By admitting that he used PEDs to dominate cycling and become one of the world's most marketable athletes, Lance Armstrong has weakened his defense in a series of lawsuits that could cost him more than $100 million — and may have provided an inadvertent blueprint for how to better deter high-profile athletes from doping. Forget public shame. Never mind competitive bans. Instead, get a lawyer. Then go after the money. .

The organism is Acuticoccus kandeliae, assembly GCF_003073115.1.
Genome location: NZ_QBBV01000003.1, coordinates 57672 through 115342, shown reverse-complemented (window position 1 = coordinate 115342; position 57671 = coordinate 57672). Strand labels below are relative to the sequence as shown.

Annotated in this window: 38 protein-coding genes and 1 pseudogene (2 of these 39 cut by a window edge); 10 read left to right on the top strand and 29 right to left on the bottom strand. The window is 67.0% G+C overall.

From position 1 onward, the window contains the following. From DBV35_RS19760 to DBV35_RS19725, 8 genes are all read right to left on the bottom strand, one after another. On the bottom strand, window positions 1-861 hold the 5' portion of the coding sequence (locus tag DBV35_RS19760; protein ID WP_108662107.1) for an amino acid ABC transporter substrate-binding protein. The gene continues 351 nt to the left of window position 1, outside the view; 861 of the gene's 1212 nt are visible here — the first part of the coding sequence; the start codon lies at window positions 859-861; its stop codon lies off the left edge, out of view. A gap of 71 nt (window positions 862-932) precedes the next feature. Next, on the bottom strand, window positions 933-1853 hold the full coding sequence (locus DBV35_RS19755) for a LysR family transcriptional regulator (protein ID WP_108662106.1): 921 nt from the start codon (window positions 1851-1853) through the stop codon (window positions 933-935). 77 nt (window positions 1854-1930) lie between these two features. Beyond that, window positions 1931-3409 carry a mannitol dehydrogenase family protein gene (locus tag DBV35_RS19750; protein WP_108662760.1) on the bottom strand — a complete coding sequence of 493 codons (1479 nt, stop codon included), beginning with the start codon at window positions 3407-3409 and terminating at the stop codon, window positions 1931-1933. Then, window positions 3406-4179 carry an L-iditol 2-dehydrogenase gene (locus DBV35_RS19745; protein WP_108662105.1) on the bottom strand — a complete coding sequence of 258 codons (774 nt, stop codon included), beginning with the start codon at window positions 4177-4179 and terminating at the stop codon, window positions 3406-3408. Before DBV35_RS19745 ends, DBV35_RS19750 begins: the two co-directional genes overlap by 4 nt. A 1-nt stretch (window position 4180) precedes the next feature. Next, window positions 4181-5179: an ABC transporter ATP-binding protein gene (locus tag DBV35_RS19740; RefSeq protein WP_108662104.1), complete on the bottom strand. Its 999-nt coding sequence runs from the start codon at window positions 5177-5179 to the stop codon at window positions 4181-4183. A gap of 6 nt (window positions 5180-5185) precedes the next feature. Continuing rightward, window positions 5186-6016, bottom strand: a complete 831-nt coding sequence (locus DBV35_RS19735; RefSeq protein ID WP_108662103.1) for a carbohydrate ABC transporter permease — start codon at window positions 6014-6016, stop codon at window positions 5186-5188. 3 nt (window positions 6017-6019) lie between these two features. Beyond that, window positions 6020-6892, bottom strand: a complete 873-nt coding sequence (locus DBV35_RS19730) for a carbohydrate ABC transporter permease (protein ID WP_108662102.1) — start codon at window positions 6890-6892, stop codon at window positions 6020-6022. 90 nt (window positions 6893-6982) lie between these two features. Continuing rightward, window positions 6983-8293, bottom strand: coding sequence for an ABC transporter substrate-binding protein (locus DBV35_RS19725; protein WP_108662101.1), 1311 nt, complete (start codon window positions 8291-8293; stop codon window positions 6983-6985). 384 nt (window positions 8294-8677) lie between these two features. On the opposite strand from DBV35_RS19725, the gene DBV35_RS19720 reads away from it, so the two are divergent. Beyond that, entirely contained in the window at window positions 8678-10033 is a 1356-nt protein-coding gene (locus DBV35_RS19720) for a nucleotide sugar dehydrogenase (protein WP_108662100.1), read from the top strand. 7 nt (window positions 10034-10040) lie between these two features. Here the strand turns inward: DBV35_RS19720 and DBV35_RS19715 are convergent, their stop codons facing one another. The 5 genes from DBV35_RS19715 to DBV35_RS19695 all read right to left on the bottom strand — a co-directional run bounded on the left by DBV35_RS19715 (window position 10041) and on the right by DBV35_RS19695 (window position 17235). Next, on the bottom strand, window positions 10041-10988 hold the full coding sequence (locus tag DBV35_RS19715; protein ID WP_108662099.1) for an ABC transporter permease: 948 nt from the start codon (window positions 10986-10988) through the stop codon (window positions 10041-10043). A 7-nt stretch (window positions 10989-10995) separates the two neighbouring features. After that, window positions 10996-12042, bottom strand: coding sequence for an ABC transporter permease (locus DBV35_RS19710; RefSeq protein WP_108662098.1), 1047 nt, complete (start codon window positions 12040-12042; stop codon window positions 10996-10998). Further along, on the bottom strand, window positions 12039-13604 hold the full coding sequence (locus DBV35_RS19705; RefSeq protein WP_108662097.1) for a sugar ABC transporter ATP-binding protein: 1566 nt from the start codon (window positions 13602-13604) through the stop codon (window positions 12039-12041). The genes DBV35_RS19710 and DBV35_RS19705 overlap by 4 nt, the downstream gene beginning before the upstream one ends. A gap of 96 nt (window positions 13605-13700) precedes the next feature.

Three of Lance Armstrong's biggest sponsors said Thursday they are sticking with America's most famous cyclist, a day after the release of an extensive investigation into his use of performance-enhancing drugs during his long career.
Take a young soccer player, give him head-spinning success, wads of cash and an excess of spare time when he is not playing or training. Into that volatile mix, now add a nightclub, way too much champagne and a few vampirish hangers-on who pretend they are the rising star's new best friends. One of them produces a wrap of cocaine or a stick of weed and the fatal words: "Try this."